Corporate Crap

Pub Date:   |   Archive Date: 31 Jan 2019

Member Reviews

Though the book's description states it "takes a humorous look at the business practices that lead employees to look for new employment," readers cannot be sure if this is really a humorous book or not. The book does have some humorous moments, but it also works to be a serious work including various research references in the text and observations. So to be honest, one cannot really be sure if the author is being serious or not. Do note that although he cites articles and studies, the book lacks a formal bibliography and/or works cited page. 

The book contains a prologue, 23 chapters, and an epilogue. Some of the chapters' topics are: 

    Exit interviews
    Corporate jargon

The book has some pluses and minuses. On the positive, the author has plenty of experience, and he has many tales to tell, some of which he features in the book. The book also has a lot that may speak to corporate workers. Some of it may also speak to academia, though I wonder if that is due to similarities or the fact that academia keeps getting more corporate. On the negative, as I said, the vagueness of the humor. Also the author tries to keep an illusion of neutrality, but it does not always succeed. He can go back and forth taking sides. Rather than sincere, he thus comes across a bit mercenary; your mileage may vary on this. 


The book is a relatively easy read with very short chapters. You can just read a bit here and a bit there until you finish it. 

Overall, I thought it was OK. Much of the content I've seen in other books about business b.s., so this is not really new or groundbreaking. It is presented in an easy and accessible format. I'd say for libraries this would be an optional selection for public libraries. I would not really recommend it for academic libraries. It makes some good points, and it has some humor, but that is about it.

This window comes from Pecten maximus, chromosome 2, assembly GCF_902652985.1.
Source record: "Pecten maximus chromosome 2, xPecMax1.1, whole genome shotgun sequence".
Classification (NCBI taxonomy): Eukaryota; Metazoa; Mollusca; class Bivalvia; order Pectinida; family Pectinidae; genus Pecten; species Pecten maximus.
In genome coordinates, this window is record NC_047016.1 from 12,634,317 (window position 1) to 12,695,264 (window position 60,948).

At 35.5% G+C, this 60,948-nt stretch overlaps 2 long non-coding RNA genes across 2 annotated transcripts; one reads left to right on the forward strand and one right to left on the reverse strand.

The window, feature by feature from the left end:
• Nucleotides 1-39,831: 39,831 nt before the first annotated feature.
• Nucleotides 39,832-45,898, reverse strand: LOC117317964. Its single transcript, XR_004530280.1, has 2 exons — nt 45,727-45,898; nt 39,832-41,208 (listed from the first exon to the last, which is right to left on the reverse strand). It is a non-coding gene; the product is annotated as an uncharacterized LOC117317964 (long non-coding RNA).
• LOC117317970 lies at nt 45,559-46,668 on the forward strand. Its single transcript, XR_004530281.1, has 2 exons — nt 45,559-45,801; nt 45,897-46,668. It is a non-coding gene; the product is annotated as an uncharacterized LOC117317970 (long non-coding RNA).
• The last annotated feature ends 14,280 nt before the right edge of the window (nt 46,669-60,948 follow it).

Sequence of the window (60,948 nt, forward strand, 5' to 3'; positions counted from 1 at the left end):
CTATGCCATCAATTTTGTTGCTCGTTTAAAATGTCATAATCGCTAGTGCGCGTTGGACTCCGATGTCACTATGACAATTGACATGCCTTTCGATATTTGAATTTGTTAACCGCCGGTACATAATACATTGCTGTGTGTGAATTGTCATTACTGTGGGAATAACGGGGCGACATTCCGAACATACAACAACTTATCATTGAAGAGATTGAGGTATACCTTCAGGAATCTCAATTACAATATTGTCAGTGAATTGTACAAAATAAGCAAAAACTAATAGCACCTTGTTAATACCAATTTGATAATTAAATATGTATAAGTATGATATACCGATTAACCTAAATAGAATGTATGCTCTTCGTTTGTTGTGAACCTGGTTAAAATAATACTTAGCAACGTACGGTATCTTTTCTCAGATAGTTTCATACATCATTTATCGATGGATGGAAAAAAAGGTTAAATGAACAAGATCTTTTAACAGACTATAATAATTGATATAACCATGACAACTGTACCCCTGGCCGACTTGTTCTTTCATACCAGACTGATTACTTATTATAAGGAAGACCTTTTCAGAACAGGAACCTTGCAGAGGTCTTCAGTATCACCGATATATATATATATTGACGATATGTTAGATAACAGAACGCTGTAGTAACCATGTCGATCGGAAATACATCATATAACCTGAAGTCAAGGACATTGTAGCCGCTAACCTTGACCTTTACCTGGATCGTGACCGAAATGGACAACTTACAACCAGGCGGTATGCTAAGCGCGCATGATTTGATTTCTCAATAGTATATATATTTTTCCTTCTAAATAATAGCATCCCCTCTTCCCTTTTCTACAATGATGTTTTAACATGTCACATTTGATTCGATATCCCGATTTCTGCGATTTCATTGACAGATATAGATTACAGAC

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This was a  funny and a quick read. It was an interesting perspective inside of corporate world. I would recommend people to read this book if you want to laugh. It is very easy to read. It didn't take me long to finish the book.
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I can't remember what I was expecting from this book. It was the title that appealed to me, well it's not what you expect to see on the front cover of a book in the business section.

The author examines a series of different business practices, situations and explains through his own experience why they are exactly what the title suggests.

I felt like I was reading a collection of articles that a grumpy old bloke had written for the local weekly paper about what is wrong with the corporate world after a career in which he had achieved very little.

Then each chapter includes some common sense descriptions of what the corporate world could do to improve the way it operates. 

For me these later parts of each chapter are more appealing than the first parts.
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DNF at 62%. I kept trying to enjoy this book, but I just couldn't. This book is just Howard Harrison complaining about all the things he didn't like in his years of working coporately. As someone who is new in the workforce, I was hoping Harrison would give advice on ways to avoid or maneuver the corporate crap.
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One of the words I chose to describe this book was sadly humorous. For anyone who has spent most of their lives working for a corporation this a story that rings true everyday for a majority of us.
On the same note this rings as a cautionary tale for younger generations entering the work force at present.
This is a must read for all of those who work in a corporate setting and for those who will hopefully take a way of personal responsibility and ownership as to why us cronies make it so miserable for each other.
Sadly that would be striving for a perfect world.